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Showing results for tags 'Executive plane'.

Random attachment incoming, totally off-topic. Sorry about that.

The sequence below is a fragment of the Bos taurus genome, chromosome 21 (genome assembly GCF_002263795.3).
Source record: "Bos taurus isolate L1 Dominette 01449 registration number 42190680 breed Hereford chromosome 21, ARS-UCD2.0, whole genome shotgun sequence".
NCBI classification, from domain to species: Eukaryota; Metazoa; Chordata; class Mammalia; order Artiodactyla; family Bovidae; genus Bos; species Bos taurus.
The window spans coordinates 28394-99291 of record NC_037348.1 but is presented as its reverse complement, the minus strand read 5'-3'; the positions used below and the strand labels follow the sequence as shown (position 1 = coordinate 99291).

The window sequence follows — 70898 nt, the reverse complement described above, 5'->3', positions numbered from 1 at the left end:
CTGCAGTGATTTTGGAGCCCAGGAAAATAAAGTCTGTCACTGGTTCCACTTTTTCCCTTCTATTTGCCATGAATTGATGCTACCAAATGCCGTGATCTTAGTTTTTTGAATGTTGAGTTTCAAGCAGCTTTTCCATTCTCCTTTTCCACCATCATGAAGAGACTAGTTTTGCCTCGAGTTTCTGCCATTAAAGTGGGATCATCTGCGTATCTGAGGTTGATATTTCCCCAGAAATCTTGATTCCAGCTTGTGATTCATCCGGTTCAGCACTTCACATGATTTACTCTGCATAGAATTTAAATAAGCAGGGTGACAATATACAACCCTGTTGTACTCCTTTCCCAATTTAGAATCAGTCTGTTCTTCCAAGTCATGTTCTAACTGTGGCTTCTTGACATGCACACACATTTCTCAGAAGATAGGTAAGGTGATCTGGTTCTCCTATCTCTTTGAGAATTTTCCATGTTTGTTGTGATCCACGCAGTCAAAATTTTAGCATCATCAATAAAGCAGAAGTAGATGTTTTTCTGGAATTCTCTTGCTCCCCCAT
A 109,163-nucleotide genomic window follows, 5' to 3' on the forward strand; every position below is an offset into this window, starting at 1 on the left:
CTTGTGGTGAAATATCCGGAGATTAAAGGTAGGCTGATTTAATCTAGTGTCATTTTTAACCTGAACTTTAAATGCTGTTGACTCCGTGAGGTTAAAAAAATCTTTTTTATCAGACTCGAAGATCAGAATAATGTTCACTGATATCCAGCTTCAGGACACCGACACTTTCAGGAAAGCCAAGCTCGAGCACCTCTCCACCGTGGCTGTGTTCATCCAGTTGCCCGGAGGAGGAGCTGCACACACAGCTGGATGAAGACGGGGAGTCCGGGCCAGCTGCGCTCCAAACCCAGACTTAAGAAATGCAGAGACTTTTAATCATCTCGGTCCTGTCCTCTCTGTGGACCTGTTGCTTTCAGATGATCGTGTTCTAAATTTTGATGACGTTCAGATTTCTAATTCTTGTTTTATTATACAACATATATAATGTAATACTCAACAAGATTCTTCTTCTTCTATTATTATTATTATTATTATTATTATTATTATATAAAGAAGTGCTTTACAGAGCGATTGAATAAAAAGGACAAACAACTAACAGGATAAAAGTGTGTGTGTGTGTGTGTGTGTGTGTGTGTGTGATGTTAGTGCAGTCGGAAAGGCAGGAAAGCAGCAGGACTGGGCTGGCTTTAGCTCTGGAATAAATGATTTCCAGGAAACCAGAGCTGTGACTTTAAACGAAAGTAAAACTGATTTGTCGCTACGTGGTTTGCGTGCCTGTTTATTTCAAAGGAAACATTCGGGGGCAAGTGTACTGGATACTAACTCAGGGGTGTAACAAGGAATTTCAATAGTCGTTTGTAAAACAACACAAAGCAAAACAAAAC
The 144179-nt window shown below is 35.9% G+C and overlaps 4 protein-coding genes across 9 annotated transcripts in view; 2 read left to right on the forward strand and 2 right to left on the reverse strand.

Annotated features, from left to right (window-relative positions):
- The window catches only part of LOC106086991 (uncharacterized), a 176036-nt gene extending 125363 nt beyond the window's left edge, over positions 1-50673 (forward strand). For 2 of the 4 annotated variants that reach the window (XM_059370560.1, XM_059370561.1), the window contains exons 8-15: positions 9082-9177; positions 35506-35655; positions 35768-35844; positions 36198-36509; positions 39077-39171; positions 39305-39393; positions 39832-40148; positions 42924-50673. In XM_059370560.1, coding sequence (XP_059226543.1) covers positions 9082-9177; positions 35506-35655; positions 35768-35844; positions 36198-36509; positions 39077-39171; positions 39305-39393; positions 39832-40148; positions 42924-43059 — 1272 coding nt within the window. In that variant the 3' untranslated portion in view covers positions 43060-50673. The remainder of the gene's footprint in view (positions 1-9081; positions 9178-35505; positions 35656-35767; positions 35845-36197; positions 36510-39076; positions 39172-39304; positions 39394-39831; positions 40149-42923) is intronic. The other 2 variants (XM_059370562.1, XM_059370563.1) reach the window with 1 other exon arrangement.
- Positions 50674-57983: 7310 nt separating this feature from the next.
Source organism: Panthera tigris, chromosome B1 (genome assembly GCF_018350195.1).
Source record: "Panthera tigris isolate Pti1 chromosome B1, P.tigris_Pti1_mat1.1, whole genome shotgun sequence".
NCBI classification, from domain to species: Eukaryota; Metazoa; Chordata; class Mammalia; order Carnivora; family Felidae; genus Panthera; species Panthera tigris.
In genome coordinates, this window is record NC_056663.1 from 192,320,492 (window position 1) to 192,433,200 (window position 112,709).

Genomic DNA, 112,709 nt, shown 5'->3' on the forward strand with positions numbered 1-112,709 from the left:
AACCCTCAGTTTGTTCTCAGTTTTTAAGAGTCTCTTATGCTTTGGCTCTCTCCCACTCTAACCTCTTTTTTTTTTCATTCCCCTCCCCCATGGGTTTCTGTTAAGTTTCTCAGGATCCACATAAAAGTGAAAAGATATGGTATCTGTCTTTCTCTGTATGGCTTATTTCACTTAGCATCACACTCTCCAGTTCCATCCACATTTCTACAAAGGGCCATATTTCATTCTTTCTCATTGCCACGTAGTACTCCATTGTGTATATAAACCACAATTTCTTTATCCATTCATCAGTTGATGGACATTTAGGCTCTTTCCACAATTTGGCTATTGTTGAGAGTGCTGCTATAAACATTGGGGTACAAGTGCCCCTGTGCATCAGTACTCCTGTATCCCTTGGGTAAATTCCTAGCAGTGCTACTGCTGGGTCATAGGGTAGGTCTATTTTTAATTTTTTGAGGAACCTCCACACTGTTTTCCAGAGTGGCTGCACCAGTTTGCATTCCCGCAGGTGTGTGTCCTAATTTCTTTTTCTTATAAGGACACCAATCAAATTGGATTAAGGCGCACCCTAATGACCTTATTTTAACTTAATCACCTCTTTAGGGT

The golden bird is ready to take to the skies. Instead of building this model following the kit's options, I felt inclined to present one unlikely to be seen: the plane of newspaper tycoon William Randolph Hearst (famously portrayed on Orson Welles' "Citizen Kane"), in one of his various "executive" planes, even before the word "executive" would take the more extensive connotations acquired during the sixties and seventies and beyond (this plane flew in this guise from 1935 until its accident, in 1938). The aircraft promoted on its sides two of his newspapers, the Los Angeles Examiner and the San Francisco Examiner. It crashed on the very same Hearst airfield on landing, carrying guests to the so called "castle". Hearst had two Vultee V-1, the second one (NC16099), for what I can tell, it's the one surviving now in a museum. It was also painted in gold. This clipping was passed top me long ago, I do not recall the source or who sent it: For that adaptation a decal set was commissioned from Arctic Decals, a new interior was fabricated, and quite a bit of research was necessary, not all of it fruitless. Some details were added or changed on the model to hopefully bring it to a slightly higher standard. Some educated guesses were made too. The building process can be queried here: The plane of course landed frequently at Hearst's estate, the Kitsch Galore that is his infamous Hearst "Castle", on the coast of California, the motto of which could be the often quoted "Taste, no object". A motto certain orange EX-president most justifiably deserves. Hearst, besides his megalomania and bad taste, was known by his sensationalist style of news, of populist slant (now, who that reminds us of...). The model changed, by design, a small (but ultimately not so) detail: the Los Angeles Examiner logo had a motto in it: "America First", a short-sighted, falsely patriotic, chauvinistic enough statement to start with, but that has acquired much darker undertones lately. I deleted it from the corresponding image. I think "Humanity First" is a much better motto. May be naive, but nonetheless more desirable as a goal than the infantile "me-me-me". Anyways, enough of digressions. The Special Hobby kit is a starting point, requiring some skill and patience, and it is not a beginners' kit I am afraid. Apparently doesn't abound now, but I got mine from a second hand vendor at a reasonable price. The kit's normal decal sheet has its little inaccuracies, but an excellent replacement sheet exist -for all the kit options- also from Arctic Decals. Hearst also had a Stinson U Trimotor, now that's something I would like to build. It even had that retro-looking, forward-slanted windscreen! (I am sure that kit manufacturers in reading this will get frantic producing and releasing a Stinson Trimotor...) The lines of the Vultee V-1 are a sort of aviation conundrum, because it looks, at the same time, heavy and fast, fat and elegant, stocky and agile. In any case, a pinch of Art Deco is surely infused into its soul. Enjoy.